I'm not in a position to put her into a private home, if I was, I wouldn't be writing this! I have been thinking about re-mortgaging the house, but we'd like to move eventually so that's not an option.

    I HATE dementia, it's selfish and self centered and it has no feelings at all, and it robs a person of their mind, body and soul, but not just the person who has it but for the family and people around that are dealing with it as well, I feel useless, I have no fight in me left, if I did I'd come down hard on social services, but that's only a dream at the moment I'm afraid to say.

    Thanks for listening to my rant

    Love hugs
    Vonnie xxx
     
  2. Patricia Alice

    Patricia Alice Registered User

    Mar 2, 2015
    179
    Hi Vonvee,

    You need to tell Social Services exactly this because it is carer breakdown. This is what happened to us. We could cope no longer, but whilst we were still going 13 plus hours a day they will let you continue.

    You have to be firm if this is how you feel. Get Social Services to put your mum in care for two weeks respite and then take it from there; this is what we had to do.

    There will come a point where you cannot continue, you are entitled to a family life, but if you don't force this across to them they will not offer it. If you walked away saying enough is enough they would have to intervene.

    I clashed with our social worker because it was if she was paying for funding out of her own purse, we have had to push for everything, but like I said, we could continue no longer, my family was suffering, I never saw my grandchildren because I was always with my mum, entertaining my mum, shopping for my mum, cleaning etc etc.

    Good luck and if you need help, which it sounds very much like you do, do not take no for an answer.
     
  3. Rodelinda

    Rodelinda Registered User

    Jun 15, 2015
    172
    Suffolk
    I'm afraid I don't have any answers but you must think of yourself and your own partner and children. Please do follow up PatriciaAlice's suggestion and also contact your own GP and your mother's. Your own because he or she may be able to help put some pressure onto social services to give you a break and ensure you have a carer's assessment, your mother's as they need to know how bad things are for her and again may be able to help support the case for action by SS. Do you have a local carers support service you could talk to?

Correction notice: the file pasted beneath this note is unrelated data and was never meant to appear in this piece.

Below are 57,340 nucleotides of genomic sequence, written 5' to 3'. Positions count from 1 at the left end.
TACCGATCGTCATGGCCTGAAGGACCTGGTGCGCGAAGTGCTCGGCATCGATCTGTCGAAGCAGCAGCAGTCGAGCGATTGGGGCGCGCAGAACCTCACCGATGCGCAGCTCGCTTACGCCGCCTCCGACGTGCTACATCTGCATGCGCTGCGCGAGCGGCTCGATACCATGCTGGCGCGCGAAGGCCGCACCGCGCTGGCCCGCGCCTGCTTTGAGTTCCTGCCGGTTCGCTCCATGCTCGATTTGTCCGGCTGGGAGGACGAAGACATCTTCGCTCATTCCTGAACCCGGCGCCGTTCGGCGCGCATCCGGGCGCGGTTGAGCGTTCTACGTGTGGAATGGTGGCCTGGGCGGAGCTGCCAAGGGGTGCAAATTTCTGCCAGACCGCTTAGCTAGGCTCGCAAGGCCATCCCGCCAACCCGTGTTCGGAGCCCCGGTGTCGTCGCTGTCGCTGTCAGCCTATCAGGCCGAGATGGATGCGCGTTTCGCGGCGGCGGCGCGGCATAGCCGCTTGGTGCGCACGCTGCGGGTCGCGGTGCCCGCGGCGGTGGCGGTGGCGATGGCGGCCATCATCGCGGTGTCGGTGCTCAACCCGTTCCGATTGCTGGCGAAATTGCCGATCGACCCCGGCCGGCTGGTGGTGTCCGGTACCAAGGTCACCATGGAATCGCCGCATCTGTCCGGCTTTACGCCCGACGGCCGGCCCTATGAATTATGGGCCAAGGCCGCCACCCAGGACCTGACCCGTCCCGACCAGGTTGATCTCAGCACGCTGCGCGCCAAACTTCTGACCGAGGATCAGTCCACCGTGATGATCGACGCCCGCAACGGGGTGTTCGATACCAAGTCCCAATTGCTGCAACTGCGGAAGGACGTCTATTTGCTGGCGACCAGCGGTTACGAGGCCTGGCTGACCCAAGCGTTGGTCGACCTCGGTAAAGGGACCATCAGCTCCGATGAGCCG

It is a dreadful disease as it just eats away at so much of the person and in doing so affects their nearest and dearest in apalling ways. I can't offer help but really feel for you
     
  4. VonVee

    VonVee Registered User

    Dec 15, 2014
    70
    Poole Dorset
    Ah thankyou Patricia

    I know your right, I just feel like I've got no fight left in me anymore, I'm at the stage you were at, I've been doing this since November last year when my dad died, I just feel at a loss, and I wish I had someone to take my hand and guide me to become strong.
    I know I need to do something tho.
    And I will
    As I have to for my kids. Xx

     
  5. Patricia Alice

    Patricia Alice Registered User

    Mar 2, 2015
    179
    Hi Vonvee,

    Rodelinda is spot on, I work for a GP, and yes they can contact social services also on your behalf to push for an 'urgent' assessment because as I said above you are heading for carer breakdown and also your family and you are starting to suffer; also you can keep ringing social services yourself to push for this. You need to see your GP because you need help now.